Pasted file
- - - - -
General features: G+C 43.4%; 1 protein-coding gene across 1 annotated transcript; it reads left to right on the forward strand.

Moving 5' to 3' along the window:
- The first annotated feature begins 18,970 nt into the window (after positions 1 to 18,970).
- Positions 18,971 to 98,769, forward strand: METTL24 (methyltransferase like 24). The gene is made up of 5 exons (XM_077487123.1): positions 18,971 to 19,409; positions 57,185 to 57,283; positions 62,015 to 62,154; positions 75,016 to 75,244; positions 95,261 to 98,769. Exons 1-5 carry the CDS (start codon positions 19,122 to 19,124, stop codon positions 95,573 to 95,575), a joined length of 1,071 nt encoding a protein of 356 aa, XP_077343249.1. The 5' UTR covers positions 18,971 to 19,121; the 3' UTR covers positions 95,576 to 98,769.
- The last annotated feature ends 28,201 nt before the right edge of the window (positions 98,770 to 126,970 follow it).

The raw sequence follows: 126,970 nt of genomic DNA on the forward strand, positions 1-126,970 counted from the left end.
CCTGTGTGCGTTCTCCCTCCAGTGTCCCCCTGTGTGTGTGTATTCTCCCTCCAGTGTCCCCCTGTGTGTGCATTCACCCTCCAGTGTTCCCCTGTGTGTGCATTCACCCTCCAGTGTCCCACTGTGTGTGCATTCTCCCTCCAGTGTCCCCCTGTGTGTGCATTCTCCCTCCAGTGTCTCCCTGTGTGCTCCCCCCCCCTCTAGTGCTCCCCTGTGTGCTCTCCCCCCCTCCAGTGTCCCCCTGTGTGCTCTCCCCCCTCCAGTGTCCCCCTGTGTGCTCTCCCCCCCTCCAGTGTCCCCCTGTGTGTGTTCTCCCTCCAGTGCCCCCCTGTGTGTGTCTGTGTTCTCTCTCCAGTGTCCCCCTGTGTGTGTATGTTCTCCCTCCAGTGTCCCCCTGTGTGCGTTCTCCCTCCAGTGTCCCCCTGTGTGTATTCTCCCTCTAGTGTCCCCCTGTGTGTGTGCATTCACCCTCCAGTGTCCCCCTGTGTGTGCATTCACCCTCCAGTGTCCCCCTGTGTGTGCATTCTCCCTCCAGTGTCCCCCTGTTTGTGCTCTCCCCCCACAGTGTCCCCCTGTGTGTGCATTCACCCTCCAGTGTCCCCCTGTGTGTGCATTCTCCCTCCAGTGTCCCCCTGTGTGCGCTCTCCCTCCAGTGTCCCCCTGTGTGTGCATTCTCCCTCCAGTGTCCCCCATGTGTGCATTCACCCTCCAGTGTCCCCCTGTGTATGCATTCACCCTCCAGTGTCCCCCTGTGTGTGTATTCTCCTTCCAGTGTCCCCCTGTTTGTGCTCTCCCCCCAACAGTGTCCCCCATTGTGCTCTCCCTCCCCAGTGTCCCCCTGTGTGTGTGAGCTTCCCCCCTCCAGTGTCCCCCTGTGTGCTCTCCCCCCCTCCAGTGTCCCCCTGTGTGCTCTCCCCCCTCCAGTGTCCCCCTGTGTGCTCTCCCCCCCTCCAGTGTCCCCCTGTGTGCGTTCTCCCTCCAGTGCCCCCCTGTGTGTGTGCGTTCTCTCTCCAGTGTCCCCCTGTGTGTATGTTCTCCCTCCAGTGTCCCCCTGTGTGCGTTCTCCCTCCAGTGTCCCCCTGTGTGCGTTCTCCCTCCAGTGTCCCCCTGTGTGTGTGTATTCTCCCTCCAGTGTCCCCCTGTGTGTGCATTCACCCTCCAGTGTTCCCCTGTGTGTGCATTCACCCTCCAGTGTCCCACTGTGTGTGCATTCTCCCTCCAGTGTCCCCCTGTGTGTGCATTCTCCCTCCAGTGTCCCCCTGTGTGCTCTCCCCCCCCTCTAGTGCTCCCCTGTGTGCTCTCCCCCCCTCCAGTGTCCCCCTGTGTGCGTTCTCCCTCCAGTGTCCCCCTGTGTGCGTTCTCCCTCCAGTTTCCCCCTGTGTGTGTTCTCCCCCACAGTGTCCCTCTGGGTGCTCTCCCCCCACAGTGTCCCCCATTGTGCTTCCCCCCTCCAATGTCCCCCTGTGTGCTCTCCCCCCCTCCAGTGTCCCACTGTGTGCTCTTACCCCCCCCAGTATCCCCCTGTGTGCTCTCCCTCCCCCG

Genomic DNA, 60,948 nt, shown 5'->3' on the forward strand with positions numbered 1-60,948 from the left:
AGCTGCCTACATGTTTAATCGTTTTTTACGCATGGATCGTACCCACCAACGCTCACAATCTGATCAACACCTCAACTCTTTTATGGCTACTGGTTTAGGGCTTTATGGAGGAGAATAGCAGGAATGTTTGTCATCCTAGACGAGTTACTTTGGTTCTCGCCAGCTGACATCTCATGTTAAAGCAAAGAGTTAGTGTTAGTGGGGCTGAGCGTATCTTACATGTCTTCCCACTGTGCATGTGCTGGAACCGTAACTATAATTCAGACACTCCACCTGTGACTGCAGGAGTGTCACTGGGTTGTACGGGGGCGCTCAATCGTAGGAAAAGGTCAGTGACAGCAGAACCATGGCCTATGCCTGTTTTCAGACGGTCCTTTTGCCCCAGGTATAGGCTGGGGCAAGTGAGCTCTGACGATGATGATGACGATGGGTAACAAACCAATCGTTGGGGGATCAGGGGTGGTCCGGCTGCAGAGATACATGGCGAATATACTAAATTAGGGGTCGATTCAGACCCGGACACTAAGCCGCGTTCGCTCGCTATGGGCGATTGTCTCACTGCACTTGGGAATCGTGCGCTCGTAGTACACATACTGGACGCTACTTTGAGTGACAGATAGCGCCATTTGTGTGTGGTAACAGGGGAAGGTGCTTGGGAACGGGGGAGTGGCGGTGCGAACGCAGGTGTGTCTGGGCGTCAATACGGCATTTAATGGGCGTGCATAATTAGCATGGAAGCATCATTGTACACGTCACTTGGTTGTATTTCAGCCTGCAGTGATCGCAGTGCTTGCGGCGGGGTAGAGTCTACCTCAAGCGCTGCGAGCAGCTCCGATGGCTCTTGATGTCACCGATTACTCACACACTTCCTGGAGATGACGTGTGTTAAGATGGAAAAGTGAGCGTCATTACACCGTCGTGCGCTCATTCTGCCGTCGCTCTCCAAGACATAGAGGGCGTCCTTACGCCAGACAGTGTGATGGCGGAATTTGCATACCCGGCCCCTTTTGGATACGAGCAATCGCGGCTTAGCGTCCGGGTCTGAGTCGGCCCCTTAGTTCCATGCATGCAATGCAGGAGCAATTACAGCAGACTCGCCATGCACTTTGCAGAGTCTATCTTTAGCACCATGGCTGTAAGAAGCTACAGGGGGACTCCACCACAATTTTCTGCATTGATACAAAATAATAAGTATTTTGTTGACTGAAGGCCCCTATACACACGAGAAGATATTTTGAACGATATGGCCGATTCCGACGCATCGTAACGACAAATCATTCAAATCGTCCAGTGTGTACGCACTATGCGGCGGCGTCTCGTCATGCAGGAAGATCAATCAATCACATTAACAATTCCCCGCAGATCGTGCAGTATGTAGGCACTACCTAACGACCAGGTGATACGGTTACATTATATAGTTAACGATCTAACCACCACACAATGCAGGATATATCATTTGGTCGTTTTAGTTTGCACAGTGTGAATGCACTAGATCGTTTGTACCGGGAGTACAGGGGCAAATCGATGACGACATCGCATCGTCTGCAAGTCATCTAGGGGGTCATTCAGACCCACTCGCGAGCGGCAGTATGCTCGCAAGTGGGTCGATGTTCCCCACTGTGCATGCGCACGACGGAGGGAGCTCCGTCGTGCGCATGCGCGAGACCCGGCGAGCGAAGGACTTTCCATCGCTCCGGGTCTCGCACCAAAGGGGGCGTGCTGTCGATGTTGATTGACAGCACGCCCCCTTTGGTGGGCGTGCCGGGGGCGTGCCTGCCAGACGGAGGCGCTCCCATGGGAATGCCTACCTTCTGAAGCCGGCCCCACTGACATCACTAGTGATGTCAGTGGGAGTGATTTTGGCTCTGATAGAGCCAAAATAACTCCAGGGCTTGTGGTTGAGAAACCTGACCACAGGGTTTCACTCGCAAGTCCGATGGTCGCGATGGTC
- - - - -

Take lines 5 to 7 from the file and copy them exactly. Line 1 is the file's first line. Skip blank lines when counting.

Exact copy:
- The last annotated feature ends 28,201 nt before the right edge of the window (positions 98,770 to 126,970 follow it).

The raw sequence follows: 126,970 nt of genomic DNA on the forward strand, positions 1-126,970 counted from the left end.
CCTGTGTGCGTTCTCCCTCCAGTGTCCCCCTGTGTGTGTGTATTCTCCCTCCAGTGTCCCCCTGTGTGTGCATTCACCCTCCAGTGTTCCCCTGTGTGTGCATTCACCCTCCAGTGTCCCACTGTGTGTGCATTCTCCCTCCAGTGTCCCCCTGTGTGTGCATTCTCCCTCCAGTGTCTCCCTGTGTGCTCCCCCCCCCTCTAGTGCTCCCCTGTGTGCTCTCCCCCCCTCCAGTGTCCCCCTGTGTGCTCTCCCCCCTCCAGTGTCCCCCTGTGTGCTCTCCCCCCCTCCAGTGTCCCCCTGTGTGTGTTCTCCCTCCAGTGCCCCCCTGTGTGTGTCTGTGTTCTCTCTCCAGTGTCCCCCTGTGTGTGTATGTTCTCCCTCCAGTGTCCCCCTGTGTGCGTTCTCCCTCCAGTGTCCCCCTGTGTGTATTCTCCCTCTAGTGTCCCCCTGTGTGTGTGCATTCACCCTCCAGTGTCCCCCTGTGTGTGCATTCACCCTCCAGTGTCCCCCTGTGTGTGCATTCTCCCTCCAGTGTCCCCCTGTTTGTGCTCTCCCCCCACAGTGTCCCCCTGTGTGTGCATTCACCCTCCAGTGTCCCCCTGTGTGTGCATTCTCCCTCCAGTGTCCCCCTGTGTGCGCTCTCCCTCCAGTGTCCCCCTGTGTGTGCATTCTCCCTCCAGTGTCCCCCATGTGTGCATTCACCCTCCAGTGTCCCCCTGTGTATGCATTCACCCTCCAGTGTCCCCCTGTGTGTGTATTCTCCTTCCAGTGTCCCCCTGTTTGTGCTCTCCCCCCAACAGTGTCCCCCATTGTGCTCTCCCTCCCCAGTGTCCCCCTGTGTGTGTGAGCTTCCCCCCTCCAGTGTCCCCCTGTGTGCTCTCCCCCCCTCCAGTGTCCCCCTGTGTGCTCTCCCCCCTCCAGTGTCCCCCTGTGTGCTCTCCCCCCCTCCAGTGTCCCCCTGTGTGCGTTCTCCCTCCAGTGCCCCCCTGTGTGTGTGCGTTCTCTCTCCAGTGTCCCCCTGTGTGTATGTTCTCCCTCCAGTGTCCCCCTGTGTGCGTTCTCCCTCCAGTGTCCCCCTGTGTGCGTTCTCCCTCCAGTGTCCCCCTGTGTGTGTGTATTCTCCCTCCAGTGTCCCCCTGTGTGTGCATTCACCCTCCAGTGTTCCCCTGTGTGTGCATTCACCCTCCAGTGTCCCACTGTGTGTGCATTCTCCCTCCAGTGTCCCCCTGTGTGTGCATTCTCCCTCCAGTGTCCCCCTGTGTGCTCTCCCCCCCCTCTAGTGCTCCCCTGTGTGCTCTCCCCCCCTCCAGTGTCCCCCTGTGTGCGTTCTCCCTCCAGTGTCCCCCTGTGTGCGTTCTCCCTCCAGTTTCCCCCTGTGTGTGTTCTCCCCCACAGTGTCCCTCTGGGTGCTCTCCCCCCACAGTGTCCCCCATTGTGCTTCCCCCCTCCAATGTCCCCCTGTGTGCTCTCCCCCCCTCCAGTGTCCCACTGTGTGCTCTTACCCCCCCCAGTATCCCCCTGTGTGCTCTCCCTCCCCCG